In an attempt to gin up online donations for author J.D. Vance, the Republican running for an open Senate seat in Ohio, Sen. Tom Cotton (R-Ark.) praised Vance as “tough on crime.” In a posting on social media that links to a fundraising page, Cotton attacked Rep. Tim Ryan, the Democratic nominee in the Ohio race, for supporting the George Floyd Justice in Policing Act, which passed the House but has stalled in the Senate.
Tom Persico, executive director of the Democratic Congressional Campaign Committee, said he’s encouraging House Democrats to confront head-on concerns that Democrats want to defund the police. “Attack the charge, say what you’re for, and then you can move on,” he said.
Nationally, Americans give Republicans an advantage of 12 percentage points on handling crime, according to a Washington Post-ABC News poll from April. That’s a marked shift from last summer, when Americans were about evenly divided on which party is better positioned to contend with crime.
In recent weeks, Lee and other Democrats have co-sponsored bipartisan legislation with Republicans that would invest in police departments to help recruit more officers and provide adequate resources to effectively train officers on safety, de-escalation and more. Other bills have also been proposed to incentivize national recruitment campaigns and reauthorize community policing grants to boost wages and increase police presence in rural towns.
Front-line Democrats, those representing swing districts and most at risk of losing their seats, have spent the past month pushing leadership to hold votes on these bipartisan bills. Even if the effort faces little to no chance in the Senate, members and aides, who spoke on the condition of anonymity to candidly discuss negotiations, said the votes are worth taking so they can return to their districts and have evidence that proves a majority of Democrats support funding the police.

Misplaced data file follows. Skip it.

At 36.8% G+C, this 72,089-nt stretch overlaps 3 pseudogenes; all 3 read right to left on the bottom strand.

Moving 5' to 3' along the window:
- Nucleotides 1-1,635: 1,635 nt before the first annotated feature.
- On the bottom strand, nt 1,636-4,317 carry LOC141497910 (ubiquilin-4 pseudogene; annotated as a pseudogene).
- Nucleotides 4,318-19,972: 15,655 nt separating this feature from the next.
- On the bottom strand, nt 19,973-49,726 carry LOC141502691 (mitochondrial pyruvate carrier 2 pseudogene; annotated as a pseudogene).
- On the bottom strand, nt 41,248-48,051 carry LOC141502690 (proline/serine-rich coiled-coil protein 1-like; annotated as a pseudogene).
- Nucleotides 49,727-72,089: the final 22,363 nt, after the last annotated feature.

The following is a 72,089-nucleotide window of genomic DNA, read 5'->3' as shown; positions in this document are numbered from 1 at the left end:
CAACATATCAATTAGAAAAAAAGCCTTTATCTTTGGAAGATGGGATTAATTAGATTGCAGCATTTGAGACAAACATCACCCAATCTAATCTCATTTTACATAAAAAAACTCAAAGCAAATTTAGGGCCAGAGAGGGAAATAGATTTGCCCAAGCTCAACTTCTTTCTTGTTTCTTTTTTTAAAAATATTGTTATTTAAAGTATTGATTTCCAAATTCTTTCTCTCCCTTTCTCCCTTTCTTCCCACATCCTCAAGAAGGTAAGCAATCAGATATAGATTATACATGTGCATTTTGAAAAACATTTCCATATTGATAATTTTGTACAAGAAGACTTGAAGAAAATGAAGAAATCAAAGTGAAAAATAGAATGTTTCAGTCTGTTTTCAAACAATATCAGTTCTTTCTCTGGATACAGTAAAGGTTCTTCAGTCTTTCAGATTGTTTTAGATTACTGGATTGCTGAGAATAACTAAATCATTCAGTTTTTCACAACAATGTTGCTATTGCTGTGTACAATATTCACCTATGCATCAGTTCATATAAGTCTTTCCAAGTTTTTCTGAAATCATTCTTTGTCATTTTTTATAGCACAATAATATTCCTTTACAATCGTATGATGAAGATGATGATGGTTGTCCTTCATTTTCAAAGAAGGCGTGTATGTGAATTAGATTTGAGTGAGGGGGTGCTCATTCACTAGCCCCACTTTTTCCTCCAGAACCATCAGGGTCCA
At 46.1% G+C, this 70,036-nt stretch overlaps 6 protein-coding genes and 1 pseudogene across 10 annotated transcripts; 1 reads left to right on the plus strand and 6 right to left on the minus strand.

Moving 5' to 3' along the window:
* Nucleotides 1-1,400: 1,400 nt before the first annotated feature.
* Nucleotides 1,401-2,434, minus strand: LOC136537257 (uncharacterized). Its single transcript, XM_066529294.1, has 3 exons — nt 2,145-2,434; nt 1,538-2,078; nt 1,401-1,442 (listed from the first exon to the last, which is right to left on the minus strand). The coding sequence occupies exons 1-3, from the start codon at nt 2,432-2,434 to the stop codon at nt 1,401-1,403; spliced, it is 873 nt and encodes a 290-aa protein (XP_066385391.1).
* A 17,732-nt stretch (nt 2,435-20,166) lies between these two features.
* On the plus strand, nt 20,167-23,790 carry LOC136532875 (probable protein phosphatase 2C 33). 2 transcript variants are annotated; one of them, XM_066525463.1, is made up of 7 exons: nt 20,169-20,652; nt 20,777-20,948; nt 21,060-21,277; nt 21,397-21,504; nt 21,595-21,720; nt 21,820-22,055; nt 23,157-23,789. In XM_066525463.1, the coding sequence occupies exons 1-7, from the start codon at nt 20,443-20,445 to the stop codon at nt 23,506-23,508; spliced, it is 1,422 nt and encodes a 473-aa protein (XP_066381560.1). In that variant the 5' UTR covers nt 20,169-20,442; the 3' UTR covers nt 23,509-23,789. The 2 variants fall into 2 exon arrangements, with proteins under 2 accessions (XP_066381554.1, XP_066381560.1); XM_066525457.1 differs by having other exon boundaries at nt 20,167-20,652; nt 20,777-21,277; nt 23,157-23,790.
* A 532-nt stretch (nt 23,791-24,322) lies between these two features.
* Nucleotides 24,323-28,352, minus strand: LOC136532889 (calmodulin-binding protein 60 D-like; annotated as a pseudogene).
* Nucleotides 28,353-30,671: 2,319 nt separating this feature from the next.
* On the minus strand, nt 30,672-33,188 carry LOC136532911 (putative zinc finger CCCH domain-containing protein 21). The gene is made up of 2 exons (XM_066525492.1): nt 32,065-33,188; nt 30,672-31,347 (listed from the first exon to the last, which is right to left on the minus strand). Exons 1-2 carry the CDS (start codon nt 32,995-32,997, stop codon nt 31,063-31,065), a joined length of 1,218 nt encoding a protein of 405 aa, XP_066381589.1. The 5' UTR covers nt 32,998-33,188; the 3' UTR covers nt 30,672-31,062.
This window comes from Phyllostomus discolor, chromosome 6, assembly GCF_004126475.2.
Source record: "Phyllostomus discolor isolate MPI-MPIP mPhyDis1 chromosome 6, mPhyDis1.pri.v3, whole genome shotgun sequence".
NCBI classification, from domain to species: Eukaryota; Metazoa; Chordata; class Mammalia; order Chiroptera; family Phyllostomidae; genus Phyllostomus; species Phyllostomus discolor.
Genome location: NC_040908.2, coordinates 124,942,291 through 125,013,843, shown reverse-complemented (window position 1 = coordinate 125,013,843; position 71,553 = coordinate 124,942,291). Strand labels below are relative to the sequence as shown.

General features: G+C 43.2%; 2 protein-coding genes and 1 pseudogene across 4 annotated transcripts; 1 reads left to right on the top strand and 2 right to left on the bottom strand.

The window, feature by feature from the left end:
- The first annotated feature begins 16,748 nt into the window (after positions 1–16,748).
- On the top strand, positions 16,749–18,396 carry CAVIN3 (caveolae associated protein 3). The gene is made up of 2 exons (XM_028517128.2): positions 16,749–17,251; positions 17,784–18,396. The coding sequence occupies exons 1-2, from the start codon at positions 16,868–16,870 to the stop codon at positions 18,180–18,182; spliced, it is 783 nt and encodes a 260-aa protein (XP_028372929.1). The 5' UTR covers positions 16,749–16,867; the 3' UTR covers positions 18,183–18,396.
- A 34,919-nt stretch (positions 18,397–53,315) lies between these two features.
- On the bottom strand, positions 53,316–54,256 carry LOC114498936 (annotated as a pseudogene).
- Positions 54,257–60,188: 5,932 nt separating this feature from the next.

Republicans are particularly hopeful that the heightened concerns about crime can help them with suburban voters, where they’ve lost ground in recent elections.
Tuesday offered some evidence that they might be right. In New Jersey’s 7th Congressional District, a suburban swath near New York City that the GOP views as a top target in November, law and order was top of mind.
“Crime is the number one issue,” said Gerhard Otto, who is originally from South Africa and voted for the first time in a U.S. election Tuesday in Scotch Plains, N.J. “Things have gone backwards since I first visited in 2012,” Otto said after casting a ballot for Tom Kean Jr., who prevailed in the Republican primary. The Cook Political Report rates the race “leans Republican,” even though the district is currently represented by a Democrat.
Otto blames inflation for the increased crime, which he thinks is spreading from New York City to his community. “I never thought it would happen, and just in the space of the last eight months there’s been incidents very close to the house — next door, on both sides,” Otto said.
Democrats have been weathering attacks on crime since the 2020 election cycle and expect more are coming.
“It’s a piece of the puzzle without a doubt in the midterms,” said John Anzalone, a Democratic pollster who worked on Biden’s 2020 presidential campaign. “It’s going to be an issue that the Republicans try to use as a wedge issue, and we know it. And we’ll be prepared.”
Anzalone said that Democrats’ best defense is to make it clear that they don’t support defunding the police, as Lee and others have sought to do.